Col. Frank C. Taylor biography

COLONEL FRANK C. TAYLOR will be well remembered as the prominent government mail contractor and stage proprietor in Georgia, Alabama and Mississippi, before the period of the Civil war. After the close of that struggle, however, his fortunes were greatly reduced, and early in 1869 he came to Texas, this being before the advent of the railroads here with the exception of a few miles in the eastern part of the state. He located at what later became the settlement of Ben Flickin, four miles south of Fort Concho, in what is now Tom Green county, the county receiving its name from Colonel Tom Green of Confederate fame. Fort Concho had been started by the Federal government at the forks of the Concho shortly after the close of the war, and its substantial and costly stone buildings, the remains of which are still standing at San Angelo, were in course of construction at the time of Colonel Taylor’s arrival. Purchasing an interest in the company then operating government mail stages over Texas and west to New Mexico, he took charge of the El Paso, also the lines to Eagle Pass, Fredericksburg, and Austin, and the line from Fort Concho to Fort Arbuckle, Indian Territory, by way of Forts Chadbourne, Griffin and Richardson. The stage business as carried on in those days required large capital and brought large returns. For some years the company conducted a twice-a-week mail stage line all the way to El Paso, charging seventy-five dollars for each passenger, a guard of two United States soldiers accompanying each coach for protection against Indians, robbers, etc.

The mail station one mile north of the town of Ben Flicken was the headquarters for the western portion of the El Paso mail line, and there were located the repair shops and a large supply station. In his operations after coming to Texas, Colonel Taylor was associated with Major Ben Flicken, a noted frontiersman and mail contractor, he having assisted in establishing the pony express between St. Joe, Missouri, and Sacramento, California, himself carrying the first message from the first governor of California to St. Joe. Previous to this time, like Colonel Taylor, he had been in the stage business in Alabama and Mississippi, and shortly after the war came to Texas. Major Flicklin died in 1870, and Colonel Taylor then became proprietor of the west Texas lines, being a member of the firm of C. Bain & Company, the owners of the business. In 1873 he became by purchase the proprietor of the business, which was conducted under the name of Taylor & Company, and in 1874 he established a town where for so long he had his headquarters, naming it Ben Flickin in honor of his old friend and associate. The first court house erected in Tom Green county after is organization in 1875 was donated by the Colonel, as was also the county jail and all grounds for public buildings, and he took an active and progressive part in the settlement of the county after being the means of having it organized. At the time Ben Flickin was washed away by the flood of 1882 it became a substantial little town of about five hundred inhabitants, with court house and other public buildings, stores, residences, etc.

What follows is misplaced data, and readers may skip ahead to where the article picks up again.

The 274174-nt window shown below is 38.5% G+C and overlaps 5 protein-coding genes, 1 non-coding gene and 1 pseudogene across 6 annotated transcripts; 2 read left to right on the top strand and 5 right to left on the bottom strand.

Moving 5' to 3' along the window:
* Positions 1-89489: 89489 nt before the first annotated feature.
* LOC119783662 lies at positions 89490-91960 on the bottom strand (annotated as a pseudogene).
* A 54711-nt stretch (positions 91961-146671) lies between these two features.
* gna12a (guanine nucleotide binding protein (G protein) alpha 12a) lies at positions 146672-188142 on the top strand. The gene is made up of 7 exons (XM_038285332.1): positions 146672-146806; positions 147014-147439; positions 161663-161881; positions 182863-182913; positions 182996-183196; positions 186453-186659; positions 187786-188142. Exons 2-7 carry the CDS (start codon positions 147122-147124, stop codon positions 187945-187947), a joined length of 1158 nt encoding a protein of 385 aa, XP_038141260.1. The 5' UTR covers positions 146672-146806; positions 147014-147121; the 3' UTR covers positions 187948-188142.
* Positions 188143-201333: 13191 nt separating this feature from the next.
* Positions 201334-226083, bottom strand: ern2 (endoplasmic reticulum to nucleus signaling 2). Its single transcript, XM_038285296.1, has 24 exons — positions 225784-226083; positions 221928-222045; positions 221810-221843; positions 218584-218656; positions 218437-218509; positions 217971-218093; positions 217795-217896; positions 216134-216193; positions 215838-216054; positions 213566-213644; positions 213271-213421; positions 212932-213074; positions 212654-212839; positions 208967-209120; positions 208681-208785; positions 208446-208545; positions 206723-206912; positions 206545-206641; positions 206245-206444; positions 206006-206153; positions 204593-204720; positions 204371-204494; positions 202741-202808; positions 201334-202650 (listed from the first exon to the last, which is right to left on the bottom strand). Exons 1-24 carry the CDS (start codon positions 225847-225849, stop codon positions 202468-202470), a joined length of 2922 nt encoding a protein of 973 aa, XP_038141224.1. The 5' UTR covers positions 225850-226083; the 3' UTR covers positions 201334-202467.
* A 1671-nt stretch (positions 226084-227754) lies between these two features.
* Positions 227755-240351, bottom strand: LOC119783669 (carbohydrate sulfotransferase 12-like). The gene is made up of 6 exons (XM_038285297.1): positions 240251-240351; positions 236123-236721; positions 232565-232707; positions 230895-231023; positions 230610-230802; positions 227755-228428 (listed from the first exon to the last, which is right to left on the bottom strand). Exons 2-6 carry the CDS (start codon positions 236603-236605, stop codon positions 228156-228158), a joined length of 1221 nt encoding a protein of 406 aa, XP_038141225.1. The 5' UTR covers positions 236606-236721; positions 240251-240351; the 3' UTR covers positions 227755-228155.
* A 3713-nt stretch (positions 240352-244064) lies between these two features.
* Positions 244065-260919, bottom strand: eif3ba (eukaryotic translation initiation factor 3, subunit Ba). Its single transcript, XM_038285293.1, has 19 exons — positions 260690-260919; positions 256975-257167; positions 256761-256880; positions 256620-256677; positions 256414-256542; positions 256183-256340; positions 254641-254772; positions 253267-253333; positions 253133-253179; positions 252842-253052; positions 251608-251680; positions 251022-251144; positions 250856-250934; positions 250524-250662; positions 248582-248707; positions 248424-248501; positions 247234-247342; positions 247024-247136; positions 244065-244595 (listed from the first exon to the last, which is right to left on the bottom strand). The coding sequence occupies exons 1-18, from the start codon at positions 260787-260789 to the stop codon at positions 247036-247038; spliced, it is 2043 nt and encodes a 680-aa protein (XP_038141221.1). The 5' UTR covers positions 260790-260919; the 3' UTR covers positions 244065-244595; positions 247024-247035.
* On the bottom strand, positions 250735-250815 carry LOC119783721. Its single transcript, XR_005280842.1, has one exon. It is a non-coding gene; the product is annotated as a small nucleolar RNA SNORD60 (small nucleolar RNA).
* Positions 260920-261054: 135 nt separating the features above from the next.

Colonel Taylor and his wife, who was a brave and courageous woman and a great help to her husband in his business, both died in the summer of 1880. He was a remarkable character, and deserves an enduring place in the history of the west. He was a man of the finest character and of a generous disposition, his home at Ben Flickin being always open to the wayfaring stranger, a home of typical western hospitality, and it is recalled that there was scarcely ever a meal eaten there at which there were not one or more guests present, every one being made welcome. Although he made money and became wealthy, he spent it lavishly, often caring for many of his men when business was dull and there was no work for them until an opening occurred. No memories are more respected in Tom Green county and western Texas than those of Colonel Frank C. Taylor and his wife by all the early settlers of the Concho country.

While these are only a few of the old timers left, still these two good people will ever be remembered by those that had the good fortune to know them. There still remains of his family Colonel C. B. Metcalf, his wife, Mrs. Joseph Spence, Jr., Mrs. Aurila Horsh, J. B. and S. H. Taylor and Mrs. Felix Probaudt, also Corbet and Walter Spears, his nephews and nieces.

Source: B. B. Paddock, History and Biographical Record of North and West Texas (Chicago: Lewis Publishing Co., 1906), Vol. II, pp. 471-472.